Like many recent college grads, much of my time since culmination has been spent looking for a full-time job. When I’m not fantasizing about landing an entry-level position in my field of study (journalism), I’m a bitter waitress.
I didn’t start out bitter. I just wasn’t prepared for the toll that waiting tables would take on my emotional health and self-image.
My entry into the world of waitressing began the summer after my first year at SUNY New Paltz. Freshly traumatized from the stress of hefty research papers and all-nighters, I was hurting for money and eager to line my pockets with quick cash to get ready to go back and do it all again.
Over break, I returned to a seafood restaurant in my hometown where I had worked bussing tables the year before and they hired me as a server.
From the start, I was surprised by the amount of daily conversation that revolved around my appearance. The last time my coworkers had seen me, I was 25 pounds heavier, and more than one person reminded me of it.
But comments about my looks were just the beginning. As I settled into my new job, I was blown away by how much people (customers and coworkers alike) felt entitled to touch me because I was a server.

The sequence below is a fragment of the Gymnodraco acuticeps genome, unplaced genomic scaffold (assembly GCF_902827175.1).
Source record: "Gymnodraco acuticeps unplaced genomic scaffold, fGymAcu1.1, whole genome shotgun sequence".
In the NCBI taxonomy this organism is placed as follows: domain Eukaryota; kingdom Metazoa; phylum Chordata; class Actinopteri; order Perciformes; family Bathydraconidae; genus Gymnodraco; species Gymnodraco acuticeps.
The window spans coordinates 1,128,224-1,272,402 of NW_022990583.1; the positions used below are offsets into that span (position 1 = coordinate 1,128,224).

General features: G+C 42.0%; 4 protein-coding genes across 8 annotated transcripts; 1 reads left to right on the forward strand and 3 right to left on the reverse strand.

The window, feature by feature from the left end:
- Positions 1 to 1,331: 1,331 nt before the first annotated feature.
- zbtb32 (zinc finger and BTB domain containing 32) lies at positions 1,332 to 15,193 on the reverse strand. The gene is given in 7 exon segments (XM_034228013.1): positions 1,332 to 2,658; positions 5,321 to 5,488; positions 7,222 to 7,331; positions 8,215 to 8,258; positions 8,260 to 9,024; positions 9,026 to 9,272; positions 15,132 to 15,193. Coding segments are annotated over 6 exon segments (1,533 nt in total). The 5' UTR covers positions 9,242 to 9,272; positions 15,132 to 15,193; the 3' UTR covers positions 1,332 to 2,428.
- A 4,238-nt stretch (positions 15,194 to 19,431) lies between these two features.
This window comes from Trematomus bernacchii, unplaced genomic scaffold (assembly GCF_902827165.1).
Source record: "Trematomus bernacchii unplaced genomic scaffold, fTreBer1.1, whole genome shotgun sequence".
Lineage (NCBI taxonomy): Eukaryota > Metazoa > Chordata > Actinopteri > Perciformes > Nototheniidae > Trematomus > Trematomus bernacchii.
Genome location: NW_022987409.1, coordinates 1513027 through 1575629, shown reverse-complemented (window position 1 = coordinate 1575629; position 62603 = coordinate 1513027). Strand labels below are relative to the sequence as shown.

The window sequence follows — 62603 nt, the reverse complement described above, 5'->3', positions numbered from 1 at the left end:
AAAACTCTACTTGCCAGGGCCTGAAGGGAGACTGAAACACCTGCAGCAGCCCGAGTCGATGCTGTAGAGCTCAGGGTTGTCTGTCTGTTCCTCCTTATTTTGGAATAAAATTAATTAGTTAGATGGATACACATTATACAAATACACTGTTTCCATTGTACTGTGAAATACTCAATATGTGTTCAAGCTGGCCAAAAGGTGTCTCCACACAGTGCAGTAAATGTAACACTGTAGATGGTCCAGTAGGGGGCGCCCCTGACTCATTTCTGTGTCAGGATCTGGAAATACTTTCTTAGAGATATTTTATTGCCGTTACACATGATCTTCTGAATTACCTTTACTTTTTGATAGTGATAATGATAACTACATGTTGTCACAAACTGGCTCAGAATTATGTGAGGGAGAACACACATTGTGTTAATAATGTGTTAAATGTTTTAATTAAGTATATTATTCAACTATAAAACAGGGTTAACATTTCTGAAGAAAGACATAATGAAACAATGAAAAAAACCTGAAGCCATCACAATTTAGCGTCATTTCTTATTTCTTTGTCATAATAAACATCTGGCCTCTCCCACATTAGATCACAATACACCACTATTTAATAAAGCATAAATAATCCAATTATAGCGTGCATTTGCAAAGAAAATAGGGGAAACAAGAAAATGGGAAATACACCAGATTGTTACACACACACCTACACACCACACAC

What I discovered is that serving food to strangers is complicated in ways I hadn’t imagined. It has everything to do with the people you have to please for the sake of keeping a job. There is no rest while working a double, or a triple. It is 10 to 14 hours of nonstop people pleasing and because it’s a profession with such a low base pay, it’s people pleasing for tips.
A customer bit me once. She had been sitting with her friends at a table for a few hours, drinking, and apparently had one glass too many. The entire time I waited on them, she kept commenting on my service and the way I looked until finally, as I was clearing the table, she reached over and bit me. “You’re cute enough to eat,” she added after, as I pulled my wrist away from her mouth, her dirty wine glass in my hand. I awkwardly walked away, feeling disgusted and confused.
I felt gross. My skin felt slimy and it was a humid day by the bay — but the way I felt had more to do with the way I had been treated.
This set the mood for the rest of my shift. I continued wondering why this woman felt it was her right to touch me. I also noticed that other tables that night took similar privileges, though nothing as outrageous as biting.
Customers commented on how “pasty” my skin was, how much makeup I was wearing, how sweaty I looked — and the amount of people who thought it was appropriate to grab my arm or touch the small of my back to gain my attention was too high to count.
At the end of the night, sweaty, sore, and sunburnt, I began my tip-out and grew increasingly frustrated at the events of the day. I felt like a stereotype, the scorned waitress who complains about customers who don’t tip properly (which is always without a doubt 20 percent). But it was more than that.